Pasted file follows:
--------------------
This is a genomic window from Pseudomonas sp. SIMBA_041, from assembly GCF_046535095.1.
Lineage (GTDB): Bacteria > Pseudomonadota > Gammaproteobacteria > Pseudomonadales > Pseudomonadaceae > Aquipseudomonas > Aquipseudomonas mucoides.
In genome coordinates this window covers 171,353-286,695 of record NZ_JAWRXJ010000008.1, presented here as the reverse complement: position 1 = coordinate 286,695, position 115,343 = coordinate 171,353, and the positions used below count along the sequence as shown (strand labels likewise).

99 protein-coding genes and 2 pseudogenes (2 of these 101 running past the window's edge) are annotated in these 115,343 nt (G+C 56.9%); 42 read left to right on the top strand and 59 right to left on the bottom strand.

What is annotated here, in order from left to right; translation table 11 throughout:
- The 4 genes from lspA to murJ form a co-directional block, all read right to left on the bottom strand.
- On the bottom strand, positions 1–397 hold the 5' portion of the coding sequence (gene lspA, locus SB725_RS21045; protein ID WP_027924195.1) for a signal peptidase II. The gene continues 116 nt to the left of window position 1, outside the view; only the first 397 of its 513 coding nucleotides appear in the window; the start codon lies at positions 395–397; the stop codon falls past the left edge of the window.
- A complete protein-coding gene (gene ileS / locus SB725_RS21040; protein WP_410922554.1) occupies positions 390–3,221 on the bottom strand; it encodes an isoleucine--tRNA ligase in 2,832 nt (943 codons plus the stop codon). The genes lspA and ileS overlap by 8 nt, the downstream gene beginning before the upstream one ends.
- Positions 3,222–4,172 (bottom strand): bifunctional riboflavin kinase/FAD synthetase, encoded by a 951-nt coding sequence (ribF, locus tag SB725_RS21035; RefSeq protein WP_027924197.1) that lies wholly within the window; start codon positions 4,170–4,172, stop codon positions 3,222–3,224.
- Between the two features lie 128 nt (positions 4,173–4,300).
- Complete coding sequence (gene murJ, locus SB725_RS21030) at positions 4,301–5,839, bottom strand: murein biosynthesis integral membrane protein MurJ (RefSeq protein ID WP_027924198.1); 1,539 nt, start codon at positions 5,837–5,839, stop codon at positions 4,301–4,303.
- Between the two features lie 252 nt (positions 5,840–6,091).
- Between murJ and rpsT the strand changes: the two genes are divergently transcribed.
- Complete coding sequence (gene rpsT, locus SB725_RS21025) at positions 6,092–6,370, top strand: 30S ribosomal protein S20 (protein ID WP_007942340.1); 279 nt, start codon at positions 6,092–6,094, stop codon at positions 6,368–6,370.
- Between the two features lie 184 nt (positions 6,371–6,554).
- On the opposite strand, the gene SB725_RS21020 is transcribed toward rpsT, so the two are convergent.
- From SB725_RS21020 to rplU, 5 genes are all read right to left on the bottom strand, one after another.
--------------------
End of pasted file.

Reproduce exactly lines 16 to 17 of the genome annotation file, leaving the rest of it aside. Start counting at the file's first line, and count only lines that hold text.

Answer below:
- On the opposite strand, the gene SB725_RS21020 is transcribed toward rpsT, so the two are convergent.
- From SB725_RS21020 to rplU, 5 genes are all read right to left on the bottom strand, one after another.